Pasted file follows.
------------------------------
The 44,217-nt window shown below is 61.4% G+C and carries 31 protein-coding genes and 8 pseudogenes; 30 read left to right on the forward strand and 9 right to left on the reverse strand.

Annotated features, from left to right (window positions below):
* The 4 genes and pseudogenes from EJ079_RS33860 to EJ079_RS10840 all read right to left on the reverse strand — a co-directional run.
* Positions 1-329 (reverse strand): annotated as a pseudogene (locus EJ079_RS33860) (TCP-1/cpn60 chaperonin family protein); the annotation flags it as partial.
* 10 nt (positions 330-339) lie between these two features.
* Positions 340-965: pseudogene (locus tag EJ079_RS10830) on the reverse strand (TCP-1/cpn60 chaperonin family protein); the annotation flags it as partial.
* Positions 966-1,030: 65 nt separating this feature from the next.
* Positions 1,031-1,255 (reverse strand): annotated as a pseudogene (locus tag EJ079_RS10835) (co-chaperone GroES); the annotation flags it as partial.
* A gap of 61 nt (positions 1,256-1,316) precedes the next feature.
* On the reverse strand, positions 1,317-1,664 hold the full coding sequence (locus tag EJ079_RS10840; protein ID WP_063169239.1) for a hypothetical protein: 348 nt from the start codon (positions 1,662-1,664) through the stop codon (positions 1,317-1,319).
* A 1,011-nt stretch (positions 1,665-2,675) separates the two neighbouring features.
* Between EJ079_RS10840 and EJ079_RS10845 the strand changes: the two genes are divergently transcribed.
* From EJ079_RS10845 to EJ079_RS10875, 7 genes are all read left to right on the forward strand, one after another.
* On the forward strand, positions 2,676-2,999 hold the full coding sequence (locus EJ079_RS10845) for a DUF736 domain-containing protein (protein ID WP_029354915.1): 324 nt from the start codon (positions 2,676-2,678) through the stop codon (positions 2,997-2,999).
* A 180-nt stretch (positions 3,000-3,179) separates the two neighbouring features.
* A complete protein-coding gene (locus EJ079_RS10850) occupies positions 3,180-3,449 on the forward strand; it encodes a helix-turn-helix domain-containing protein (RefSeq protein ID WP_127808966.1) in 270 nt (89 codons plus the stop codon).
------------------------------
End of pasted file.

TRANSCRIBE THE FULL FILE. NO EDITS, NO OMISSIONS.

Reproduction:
The 44,217-nt window shown below is 61.4% G+C and carries 31 protein-coding genes and 8 pseudogenes; 30 read left to right on the forward strand and 9 right to left on the reverse strand.

Annotated features, from left to right (window positions below):
* The 4 genes and pseudogenes from EJ079_RS33860 to EJ079_RS10840 all read right to left on the reverse strand — a co-directional run.
* Positions 1-329 (reverse strand): annotated as a pseudogene (locus EJ079_RS33860) (TCP-1/cpn60 chaperonin family protein); the annotation flags it as partial.
* 10 nt (positions 330-339) lie between these two features.
* Positions 340-965: pseudogene (locus tag EJ079_RS10830) on the reverse strand (TCP-1/cpn60 chaperonin family protein); the annotation flags it as partial.
* Positions 966-1,030: 65 nt separating this feature from the next.
* Positions 1,031-1,255 (reverse strand): annotated as a pseudogene (locus tag EJ079_RS10835) (co-chaperone GroES); the annotation flags it as partial.
* A gap of 61 nt (positions 1,256-1,316) precedes the next feature.
* On the reverse strand, positions 1,317-1,664 hold the full coding sequence (locus tag EJ079_RS10840; protein ID WP_063169239.1) for a hypothetical protein: 348 nt from the start codon (positions 1,662-1,664) through the stop codon (positions 1,317-1,319).
* A 1,011-nt stretch (positions 1,665-2,675) separates the two neighbouring features.
* Between EJ079_RS10840 and EJ079_RS10845 the strand changes: the two genes are divergently transcribed.
* From EJ079_RS10845 to EJ079_RS10875, 7 genes are all read left to right on the forward strand, one after another.
* On the forward strand, positions 2,676-2,999 hold the full coding sequence (locus EJ079_RS10845) for a DUF736 domain-containing protein (protein ID WP_029354915.1): 324 nt from the start codon (positions 2,676-2,678) through the stop codon (positions 2,997-2,999).
* A 180-nt stretch (positions 3,000-3,179) separates the two neighbouring features.
* A complete protein-coding gene (locus EJ079_RS10850) occupies positions 3,180-3,449 on the forward strand; it encodes a helix-turn-helix domain-containing protein (RefSeq protein ID WP_127808966.1) in 270 nt (89 codons plus the stop codon).